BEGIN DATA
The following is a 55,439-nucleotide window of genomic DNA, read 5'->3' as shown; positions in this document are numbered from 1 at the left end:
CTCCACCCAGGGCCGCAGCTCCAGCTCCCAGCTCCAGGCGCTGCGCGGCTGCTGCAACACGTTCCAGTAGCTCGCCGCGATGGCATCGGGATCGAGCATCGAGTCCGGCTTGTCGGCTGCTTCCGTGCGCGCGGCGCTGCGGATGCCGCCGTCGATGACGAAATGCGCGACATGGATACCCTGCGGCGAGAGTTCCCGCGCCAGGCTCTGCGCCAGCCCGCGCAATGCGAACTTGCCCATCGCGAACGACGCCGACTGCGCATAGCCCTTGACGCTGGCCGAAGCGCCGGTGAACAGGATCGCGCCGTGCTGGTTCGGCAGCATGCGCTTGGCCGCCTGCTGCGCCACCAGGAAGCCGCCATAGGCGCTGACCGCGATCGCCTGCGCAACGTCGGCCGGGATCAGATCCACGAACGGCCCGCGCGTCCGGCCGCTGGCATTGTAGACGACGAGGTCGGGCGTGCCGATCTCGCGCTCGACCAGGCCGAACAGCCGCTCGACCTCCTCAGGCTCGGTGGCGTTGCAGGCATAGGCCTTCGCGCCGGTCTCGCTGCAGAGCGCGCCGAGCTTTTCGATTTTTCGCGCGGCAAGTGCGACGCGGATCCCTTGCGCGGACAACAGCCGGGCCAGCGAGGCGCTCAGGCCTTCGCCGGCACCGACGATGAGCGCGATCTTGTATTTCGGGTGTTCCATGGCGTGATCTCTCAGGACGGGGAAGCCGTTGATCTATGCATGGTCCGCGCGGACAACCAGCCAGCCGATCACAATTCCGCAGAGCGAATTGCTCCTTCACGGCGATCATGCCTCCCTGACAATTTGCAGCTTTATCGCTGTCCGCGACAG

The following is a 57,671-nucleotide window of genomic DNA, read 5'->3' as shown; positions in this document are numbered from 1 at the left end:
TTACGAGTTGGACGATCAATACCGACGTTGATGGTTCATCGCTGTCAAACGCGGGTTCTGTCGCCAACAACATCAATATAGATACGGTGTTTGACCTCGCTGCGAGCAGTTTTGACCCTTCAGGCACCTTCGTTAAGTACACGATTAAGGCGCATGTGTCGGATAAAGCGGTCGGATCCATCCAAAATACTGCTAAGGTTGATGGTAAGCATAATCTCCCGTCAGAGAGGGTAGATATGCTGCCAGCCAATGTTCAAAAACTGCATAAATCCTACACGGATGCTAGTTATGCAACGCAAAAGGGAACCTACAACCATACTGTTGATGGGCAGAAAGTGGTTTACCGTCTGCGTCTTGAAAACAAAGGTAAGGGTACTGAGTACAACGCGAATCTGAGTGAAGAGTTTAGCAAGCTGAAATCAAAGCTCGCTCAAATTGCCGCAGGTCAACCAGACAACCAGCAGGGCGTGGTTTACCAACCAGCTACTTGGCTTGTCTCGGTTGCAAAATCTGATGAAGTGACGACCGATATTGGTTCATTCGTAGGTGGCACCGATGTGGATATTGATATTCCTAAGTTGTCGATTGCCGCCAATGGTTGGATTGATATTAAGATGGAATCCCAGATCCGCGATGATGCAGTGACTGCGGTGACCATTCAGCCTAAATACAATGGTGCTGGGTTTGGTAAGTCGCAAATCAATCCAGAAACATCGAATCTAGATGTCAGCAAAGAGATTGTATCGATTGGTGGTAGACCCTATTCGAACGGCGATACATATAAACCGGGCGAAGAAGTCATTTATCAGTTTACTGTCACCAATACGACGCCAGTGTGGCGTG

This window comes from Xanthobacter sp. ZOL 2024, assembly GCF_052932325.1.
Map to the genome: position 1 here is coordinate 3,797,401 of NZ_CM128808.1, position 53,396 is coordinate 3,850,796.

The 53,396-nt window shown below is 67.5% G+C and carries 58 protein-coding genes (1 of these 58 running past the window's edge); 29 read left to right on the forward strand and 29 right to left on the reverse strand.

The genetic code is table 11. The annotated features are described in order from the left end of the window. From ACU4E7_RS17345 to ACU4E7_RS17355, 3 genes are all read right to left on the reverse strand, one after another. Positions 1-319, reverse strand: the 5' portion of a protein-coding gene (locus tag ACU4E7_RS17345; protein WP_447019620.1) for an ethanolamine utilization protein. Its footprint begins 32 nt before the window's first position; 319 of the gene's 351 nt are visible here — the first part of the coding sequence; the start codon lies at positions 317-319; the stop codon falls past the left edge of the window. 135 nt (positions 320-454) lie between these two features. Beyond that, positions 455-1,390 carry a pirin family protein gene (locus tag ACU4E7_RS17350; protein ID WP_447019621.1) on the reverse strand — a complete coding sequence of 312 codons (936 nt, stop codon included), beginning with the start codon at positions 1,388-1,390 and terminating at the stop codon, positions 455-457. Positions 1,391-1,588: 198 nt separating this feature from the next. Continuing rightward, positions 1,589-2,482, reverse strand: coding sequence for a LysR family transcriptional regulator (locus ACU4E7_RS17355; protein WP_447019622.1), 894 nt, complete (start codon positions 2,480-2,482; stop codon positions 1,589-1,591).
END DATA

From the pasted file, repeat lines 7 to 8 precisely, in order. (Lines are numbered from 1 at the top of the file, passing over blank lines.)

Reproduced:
The 53,396-nt window shown below is 67.5% G+C and carries 58 protein-coding genes (1 of these 58 running past the window's edge); 29 read left to right on the forward strand and 29 right to left on the reverse strand.

The genetic code is table 11. The annotated features are described in order from the left end of the window. From ACU4E7_RS17345 to ACU4E7_RS17355, 3 genes are all read right to left on the reverse strand, one after another. Positions 1-319, reverse strand: the 5' portion of a protein-coding gene (locus tag ACU4E7_RS17345; protein WP_447019620.1) for an ethanolamine utilization protein. Its footprint begins 32 nt before the window's first position; 319 of the gene's 351 nt are visible here — the first part of the coding sequence; the start codon lies at positions 317-319; the stop codon falls past the left edge of the window. 135 nt (positions 320-454) lie between these two features. Beyond that, positions 455-1,390 carry a pirin family protein gene (locus tag ACU4E7_RS17350; protein ID WP_447019621.1) on the reverse strand — a complete coding sequence of 312 codons (936 nt, stop codon included), beginning with the start codon at positions 1,388-1,390 and terminating at the stop codon, positions 455-457. Positions 1,391-1,588: 198 nt separating this feature from the next. Continuing rightward, positions 1,589-2,482, reverse strand: coding sequence for a LysR family transcriptional regulator (locus ACU4E7_RS17355; protein WP_447019622.1), 894 nt, complete (start codon positions 2,480-2,482; stop codon positions 1,589-1,591).